Monday, July 25, 2016

Land of Nakoda, 1942

I briefly mentioned onlay on my previous post, so I thought I might as well share a binding with butt-joints this time. Butt-joint, as you can imagine, is a method of which two or more pieces of cover materials are butt-jointed to form a multicolored/textured surface. It can be done in book cloth, fabric or leather as the binding shown on this post. This is such an excellent way to express your artistic creativity, as well as to recycle scrap that's too small to use for normal bindings. ;-) It's sort of like quilting, you see?

An important thing that you need to concern is the thickness of the materials. Each piece must be of the same thickness, or the surface won't be flat. And make sure to cut each piece precisely and butt-joint the edges seamlessly. - you don't want to see any gaps between the patterns!

This book is about Sioux Indians, and the client asked me to create a design that reflects their traditional hide paintings used for crafts such as parfleches. Well, their geometric patterns and graphics are perfect for a butt-joint binding, so I’ve decided to use the method along with onlays. - the red banners are onlayed and the zigzag background consists of butt-jointed kid and calf hides.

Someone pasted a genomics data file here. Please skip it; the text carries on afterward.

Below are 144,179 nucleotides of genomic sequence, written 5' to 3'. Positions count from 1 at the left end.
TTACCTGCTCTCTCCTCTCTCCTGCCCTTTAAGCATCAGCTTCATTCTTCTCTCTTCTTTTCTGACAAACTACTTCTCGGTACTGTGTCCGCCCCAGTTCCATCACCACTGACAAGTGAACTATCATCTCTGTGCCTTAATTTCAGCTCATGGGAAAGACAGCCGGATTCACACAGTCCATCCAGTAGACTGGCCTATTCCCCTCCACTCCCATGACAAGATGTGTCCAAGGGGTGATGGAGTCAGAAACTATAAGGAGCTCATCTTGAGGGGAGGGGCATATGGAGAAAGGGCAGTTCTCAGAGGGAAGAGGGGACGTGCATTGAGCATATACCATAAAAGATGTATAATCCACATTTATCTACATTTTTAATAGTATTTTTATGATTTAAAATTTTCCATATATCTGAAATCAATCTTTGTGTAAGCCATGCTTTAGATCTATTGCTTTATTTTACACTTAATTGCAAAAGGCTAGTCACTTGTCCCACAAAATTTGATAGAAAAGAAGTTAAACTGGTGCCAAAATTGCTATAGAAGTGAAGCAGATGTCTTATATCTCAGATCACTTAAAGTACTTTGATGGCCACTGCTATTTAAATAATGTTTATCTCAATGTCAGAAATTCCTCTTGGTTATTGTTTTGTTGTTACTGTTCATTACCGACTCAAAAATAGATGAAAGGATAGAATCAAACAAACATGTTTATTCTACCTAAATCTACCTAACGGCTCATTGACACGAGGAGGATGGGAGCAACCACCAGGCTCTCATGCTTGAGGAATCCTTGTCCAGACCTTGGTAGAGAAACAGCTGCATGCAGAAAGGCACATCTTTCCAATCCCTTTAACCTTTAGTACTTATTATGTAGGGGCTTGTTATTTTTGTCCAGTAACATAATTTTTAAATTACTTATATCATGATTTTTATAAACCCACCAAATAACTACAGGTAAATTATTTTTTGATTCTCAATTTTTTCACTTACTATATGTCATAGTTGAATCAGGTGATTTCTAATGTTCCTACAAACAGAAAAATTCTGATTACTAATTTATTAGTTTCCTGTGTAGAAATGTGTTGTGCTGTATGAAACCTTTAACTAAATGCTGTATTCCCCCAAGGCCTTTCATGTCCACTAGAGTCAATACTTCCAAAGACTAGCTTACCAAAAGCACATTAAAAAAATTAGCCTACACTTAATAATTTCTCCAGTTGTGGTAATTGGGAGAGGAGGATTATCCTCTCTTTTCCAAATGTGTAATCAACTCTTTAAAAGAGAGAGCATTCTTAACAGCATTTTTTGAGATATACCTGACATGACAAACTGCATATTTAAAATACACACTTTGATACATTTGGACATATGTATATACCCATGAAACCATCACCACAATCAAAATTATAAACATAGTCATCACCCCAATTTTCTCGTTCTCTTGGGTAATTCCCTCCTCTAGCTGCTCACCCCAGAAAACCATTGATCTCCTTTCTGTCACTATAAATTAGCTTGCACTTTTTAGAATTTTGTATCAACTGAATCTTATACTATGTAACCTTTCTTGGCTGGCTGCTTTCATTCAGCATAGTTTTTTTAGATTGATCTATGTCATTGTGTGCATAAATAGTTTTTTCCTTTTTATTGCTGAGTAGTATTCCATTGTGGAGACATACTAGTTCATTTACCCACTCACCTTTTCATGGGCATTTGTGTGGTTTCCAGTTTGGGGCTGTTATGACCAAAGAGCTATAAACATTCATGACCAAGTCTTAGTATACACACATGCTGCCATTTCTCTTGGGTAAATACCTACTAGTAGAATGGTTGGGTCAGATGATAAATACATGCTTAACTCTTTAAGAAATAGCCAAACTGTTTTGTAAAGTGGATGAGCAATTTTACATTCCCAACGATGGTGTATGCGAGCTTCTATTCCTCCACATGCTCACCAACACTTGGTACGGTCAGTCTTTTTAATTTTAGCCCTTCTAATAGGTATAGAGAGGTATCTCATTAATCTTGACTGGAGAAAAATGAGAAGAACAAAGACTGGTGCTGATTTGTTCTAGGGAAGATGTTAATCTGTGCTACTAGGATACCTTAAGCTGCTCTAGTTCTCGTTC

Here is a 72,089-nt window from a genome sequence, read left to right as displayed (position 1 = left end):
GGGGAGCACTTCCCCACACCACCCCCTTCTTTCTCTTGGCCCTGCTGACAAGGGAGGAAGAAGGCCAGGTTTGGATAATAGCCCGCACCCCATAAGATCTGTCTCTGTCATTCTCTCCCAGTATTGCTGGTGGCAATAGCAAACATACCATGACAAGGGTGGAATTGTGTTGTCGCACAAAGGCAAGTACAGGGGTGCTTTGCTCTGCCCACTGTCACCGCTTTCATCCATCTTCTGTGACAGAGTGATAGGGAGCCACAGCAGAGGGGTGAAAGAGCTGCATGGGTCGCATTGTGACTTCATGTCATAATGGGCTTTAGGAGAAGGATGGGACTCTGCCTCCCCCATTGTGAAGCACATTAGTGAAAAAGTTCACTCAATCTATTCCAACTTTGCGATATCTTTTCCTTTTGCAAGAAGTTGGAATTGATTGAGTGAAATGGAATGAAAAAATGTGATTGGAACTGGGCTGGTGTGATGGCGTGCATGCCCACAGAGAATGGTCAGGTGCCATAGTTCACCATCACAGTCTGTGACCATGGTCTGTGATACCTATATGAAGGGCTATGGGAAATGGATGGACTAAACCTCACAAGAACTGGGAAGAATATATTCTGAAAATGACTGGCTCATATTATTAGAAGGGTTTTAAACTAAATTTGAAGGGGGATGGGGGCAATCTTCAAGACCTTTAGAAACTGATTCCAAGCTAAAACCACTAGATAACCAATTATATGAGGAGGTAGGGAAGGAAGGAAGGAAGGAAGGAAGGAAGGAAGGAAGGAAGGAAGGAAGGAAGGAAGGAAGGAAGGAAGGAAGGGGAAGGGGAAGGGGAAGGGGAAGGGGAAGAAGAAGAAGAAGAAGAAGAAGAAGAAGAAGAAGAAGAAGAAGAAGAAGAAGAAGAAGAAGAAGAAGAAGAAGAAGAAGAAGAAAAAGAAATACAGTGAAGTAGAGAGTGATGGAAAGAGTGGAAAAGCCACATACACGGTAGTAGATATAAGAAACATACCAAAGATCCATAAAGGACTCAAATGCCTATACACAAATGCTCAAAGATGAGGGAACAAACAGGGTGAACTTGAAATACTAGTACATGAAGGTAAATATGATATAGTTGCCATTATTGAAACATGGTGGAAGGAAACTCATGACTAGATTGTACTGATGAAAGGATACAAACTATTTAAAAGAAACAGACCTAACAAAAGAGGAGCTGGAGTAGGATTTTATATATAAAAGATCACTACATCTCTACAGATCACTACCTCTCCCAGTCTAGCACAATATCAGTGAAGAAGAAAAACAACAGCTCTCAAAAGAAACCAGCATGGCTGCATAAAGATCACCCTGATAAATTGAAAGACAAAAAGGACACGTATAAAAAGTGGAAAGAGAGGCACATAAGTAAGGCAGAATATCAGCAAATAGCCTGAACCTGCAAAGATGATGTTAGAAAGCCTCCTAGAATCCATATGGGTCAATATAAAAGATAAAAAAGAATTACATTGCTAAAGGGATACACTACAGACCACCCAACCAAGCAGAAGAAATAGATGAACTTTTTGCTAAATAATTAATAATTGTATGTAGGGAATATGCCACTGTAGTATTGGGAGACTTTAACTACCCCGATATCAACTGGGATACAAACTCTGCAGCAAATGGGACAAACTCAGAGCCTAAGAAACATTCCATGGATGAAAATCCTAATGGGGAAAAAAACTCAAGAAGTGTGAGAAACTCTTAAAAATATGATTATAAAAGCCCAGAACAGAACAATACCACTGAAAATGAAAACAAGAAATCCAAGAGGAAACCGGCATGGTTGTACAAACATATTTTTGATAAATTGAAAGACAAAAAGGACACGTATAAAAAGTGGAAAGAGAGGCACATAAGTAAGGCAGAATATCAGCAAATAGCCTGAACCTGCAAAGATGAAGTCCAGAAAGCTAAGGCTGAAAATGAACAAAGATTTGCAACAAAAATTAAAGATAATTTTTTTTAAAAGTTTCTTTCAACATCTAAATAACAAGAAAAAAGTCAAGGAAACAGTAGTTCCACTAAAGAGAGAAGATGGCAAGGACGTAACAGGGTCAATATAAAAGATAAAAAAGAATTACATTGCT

This is an autographed, first edition copy of Land of Nakoda, The Story of the Assiniboine Indians, by James L. Long and William Standing. (1942)


  1. This is just astoundingly cool. No ifs, ands, or....butts.

  2. hahaha, Thanks Vince. Send me some pics of your next onlay binding, eh?

  3. Absolutely beautiful! Your design work equals your technical skill, for sure. What's the typeface used on the spine? Goudy? I wouldn't have thought it would, but it suits the overall design perfectly and with class.

    1. Thanks Todd. ;-) The font is called Cloister.